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Discussion Starter · #1 ·
I'm about to begin waterproofing a shower. I used a fiberglass tape embedded into thinset on all the corners and seams. Do I need to use a fiberglass mesh again on the seams with the Redgard waterproofing?
 

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I'm about to begin waterproofing a shower. I used a fiberglass tape embedded into thinset on all the corners and seams. Do I need to use a fiberglass mesh again on the seams with the Redgard waterproofing?

In truth, corners should always be done with a flexible material. For instance, a good tiler (read professional that was taught correctly) will use standard thinset and grout all the way ALMOST (say about 1/2") to each corner or anywhere that two surface planes come together at an angle (walls to floor, walls to ceiling, side walls to adjacent side wall). At the corner, they will use a flexible mastic and a flexible (unsanded/latex/silicon) grout made for that purpose and matching in color. Sadly, nearly all of today's tilers disavow the practice and the result is always cracks in the corners.

Okay - enough on that.

Regarding the tape that you have embedded in the thinset in the corners - that tape is strictly for the thinset and has nothing to do with your waterproofing.

Answer; With the RedGuard - YES, you need another layer of tape to provide flexible continuity between the adjacent walls. I do believe RedGuard has a specific tape they want you to use (but I could be foggy on that).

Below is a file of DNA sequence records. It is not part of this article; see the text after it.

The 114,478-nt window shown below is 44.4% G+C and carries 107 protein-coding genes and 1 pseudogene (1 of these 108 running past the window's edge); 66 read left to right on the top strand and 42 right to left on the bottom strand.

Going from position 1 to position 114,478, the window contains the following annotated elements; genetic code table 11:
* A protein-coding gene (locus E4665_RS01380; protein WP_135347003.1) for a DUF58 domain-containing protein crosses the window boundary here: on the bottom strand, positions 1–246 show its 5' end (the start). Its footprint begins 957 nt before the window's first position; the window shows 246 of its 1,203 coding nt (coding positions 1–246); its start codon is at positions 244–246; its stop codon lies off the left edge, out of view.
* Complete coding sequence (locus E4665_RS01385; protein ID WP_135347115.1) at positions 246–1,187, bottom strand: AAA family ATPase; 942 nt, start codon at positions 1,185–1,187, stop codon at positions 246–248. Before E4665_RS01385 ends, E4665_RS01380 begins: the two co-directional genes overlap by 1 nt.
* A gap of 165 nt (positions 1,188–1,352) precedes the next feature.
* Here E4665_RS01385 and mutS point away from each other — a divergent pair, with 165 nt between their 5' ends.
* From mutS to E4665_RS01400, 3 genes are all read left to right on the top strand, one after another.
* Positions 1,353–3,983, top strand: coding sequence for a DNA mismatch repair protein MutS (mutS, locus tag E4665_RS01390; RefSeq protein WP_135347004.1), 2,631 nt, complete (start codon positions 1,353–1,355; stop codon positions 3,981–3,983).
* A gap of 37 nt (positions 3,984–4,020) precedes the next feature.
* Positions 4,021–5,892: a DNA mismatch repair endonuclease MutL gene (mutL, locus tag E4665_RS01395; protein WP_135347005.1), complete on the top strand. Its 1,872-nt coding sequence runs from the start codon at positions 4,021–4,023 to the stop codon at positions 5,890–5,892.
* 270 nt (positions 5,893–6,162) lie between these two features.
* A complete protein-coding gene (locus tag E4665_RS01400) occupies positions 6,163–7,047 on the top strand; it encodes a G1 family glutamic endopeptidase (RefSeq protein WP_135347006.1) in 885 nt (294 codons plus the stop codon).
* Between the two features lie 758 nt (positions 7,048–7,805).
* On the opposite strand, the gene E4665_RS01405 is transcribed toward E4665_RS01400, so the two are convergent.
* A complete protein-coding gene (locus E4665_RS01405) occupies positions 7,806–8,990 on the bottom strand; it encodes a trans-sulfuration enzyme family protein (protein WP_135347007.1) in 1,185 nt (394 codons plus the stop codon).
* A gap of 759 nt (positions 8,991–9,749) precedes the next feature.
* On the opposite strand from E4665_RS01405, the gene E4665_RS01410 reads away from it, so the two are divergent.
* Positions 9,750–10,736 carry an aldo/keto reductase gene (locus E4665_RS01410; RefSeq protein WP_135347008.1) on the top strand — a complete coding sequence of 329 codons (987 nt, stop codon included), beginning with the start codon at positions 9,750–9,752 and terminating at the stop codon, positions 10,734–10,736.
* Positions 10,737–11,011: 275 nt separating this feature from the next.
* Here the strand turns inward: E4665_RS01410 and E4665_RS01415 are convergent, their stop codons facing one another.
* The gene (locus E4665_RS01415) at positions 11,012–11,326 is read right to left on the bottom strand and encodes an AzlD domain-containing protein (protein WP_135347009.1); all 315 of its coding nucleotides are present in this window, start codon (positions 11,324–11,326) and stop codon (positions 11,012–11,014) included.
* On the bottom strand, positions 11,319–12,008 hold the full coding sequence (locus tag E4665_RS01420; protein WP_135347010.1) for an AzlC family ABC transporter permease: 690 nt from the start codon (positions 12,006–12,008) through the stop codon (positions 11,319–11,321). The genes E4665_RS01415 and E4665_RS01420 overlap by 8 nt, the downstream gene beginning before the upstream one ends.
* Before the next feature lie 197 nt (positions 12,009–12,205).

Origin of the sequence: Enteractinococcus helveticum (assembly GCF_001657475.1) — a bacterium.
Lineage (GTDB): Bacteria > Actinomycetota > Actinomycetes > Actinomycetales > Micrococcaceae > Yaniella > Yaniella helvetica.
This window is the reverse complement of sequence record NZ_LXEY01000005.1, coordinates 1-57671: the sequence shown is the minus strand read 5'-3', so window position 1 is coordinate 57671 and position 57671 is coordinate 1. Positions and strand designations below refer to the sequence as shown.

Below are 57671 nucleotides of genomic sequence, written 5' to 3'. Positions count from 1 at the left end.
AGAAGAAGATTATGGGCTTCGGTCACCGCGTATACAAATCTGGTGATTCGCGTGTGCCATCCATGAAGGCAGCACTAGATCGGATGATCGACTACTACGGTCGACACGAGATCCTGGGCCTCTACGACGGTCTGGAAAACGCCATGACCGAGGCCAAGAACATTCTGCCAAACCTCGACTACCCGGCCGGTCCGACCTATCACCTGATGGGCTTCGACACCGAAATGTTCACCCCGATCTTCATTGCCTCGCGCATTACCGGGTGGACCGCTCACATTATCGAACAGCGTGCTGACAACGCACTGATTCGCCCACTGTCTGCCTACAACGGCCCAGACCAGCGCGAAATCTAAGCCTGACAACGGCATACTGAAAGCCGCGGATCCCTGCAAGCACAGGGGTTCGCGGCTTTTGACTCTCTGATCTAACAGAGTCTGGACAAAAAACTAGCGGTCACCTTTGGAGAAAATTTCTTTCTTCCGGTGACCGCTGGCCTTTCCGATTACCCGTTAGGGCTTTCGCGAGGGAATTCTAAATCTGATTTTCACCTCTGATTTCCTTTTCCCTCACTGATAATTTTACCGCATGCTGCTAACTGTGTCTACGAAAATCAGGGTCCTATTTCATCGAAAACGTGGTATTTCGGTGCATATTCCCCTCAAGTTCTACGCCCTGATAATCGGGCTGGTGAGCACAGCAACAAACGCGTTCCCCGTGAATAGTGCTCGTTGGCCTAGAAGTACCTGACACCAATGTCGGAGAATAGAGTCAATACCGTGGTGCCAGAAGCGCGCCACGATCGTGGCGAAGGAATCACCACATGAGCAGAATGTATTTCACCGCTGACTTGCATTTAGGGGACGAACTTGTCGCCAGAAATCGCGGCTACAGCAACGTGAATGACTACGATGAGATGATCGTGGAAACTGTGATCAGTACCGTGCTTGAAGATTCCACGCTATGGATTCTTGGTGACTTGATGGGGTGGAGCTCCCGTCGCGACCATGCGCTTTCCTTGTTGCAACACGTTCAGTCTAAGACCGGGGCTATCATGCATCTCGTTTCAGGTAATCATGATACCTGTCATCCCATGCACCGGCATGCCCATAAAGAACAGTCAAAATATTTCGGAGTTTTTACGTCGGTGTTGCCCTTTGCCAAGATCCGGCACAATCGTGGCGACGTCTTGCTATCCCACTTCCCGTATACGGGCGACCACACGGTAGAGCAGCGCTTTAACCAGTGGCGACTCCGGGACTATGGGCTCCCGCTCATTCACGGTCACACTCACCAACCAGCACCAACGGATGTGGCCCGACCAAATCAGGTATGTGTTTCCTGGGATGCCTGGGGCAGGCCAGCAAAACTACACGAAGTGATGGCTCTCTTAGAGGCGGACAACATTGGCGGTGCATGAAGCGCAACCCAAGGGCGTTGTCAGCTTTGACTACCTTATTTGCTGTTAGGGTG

With RedGuard, I remember making up a 1/4 mix with water to use as a primer which is rolled/brushed onto everything. Then, you should apply your fist layer. embed your tape and then continue (with dry/skin time) until you reach the prescribed thickness of RG. It's a great product IMO - easy, versatile and quick.

When it's dry you're ready for tiling - don't forget to use flexible media in the corners - you'll lose ego-points if you get a crack in the corner grout that ends up sprouting mold (I always look in the corners to see if the tiler knew their trade - I also close doors and check to make sure the door meets the stop all the way around and there is a constant gap to the jamb to see if the finish carpenter was any good - that's just me, been there, done that and got well paid to do it right.)

Have fun - by asking the question, we can tell you're being serious about the task.

Let us know how you make out.
 

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Discussion Starter · #3 ·
Thanks for the reply. Yes, Redgard makes a tape but it's fairly thick... much thicker than what I've seen in videos around the web and on renovation shows so I wanted to ask. I couldn't find this thinner mesh tape locally so I suppose I'll just have to use the Redgard brand tape. The thinset I used is a polymer blend so I thought it might work but wanted to confirm.
 

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Thanks for the reply. Yes, Redgard makes a tape but it's fairly thick... much thicker than what I've seen in videos around the web and on renovation shows so I wanted to ask. I couldn't find this thinner mesh tape locally so I suppose I'll just have to use the Redgard brand tape. The thinset I used is a polymer blend so I thought it might work but wanted to confirm.
Good job - asking questions usually makes a job come out better! True for all of us.
 
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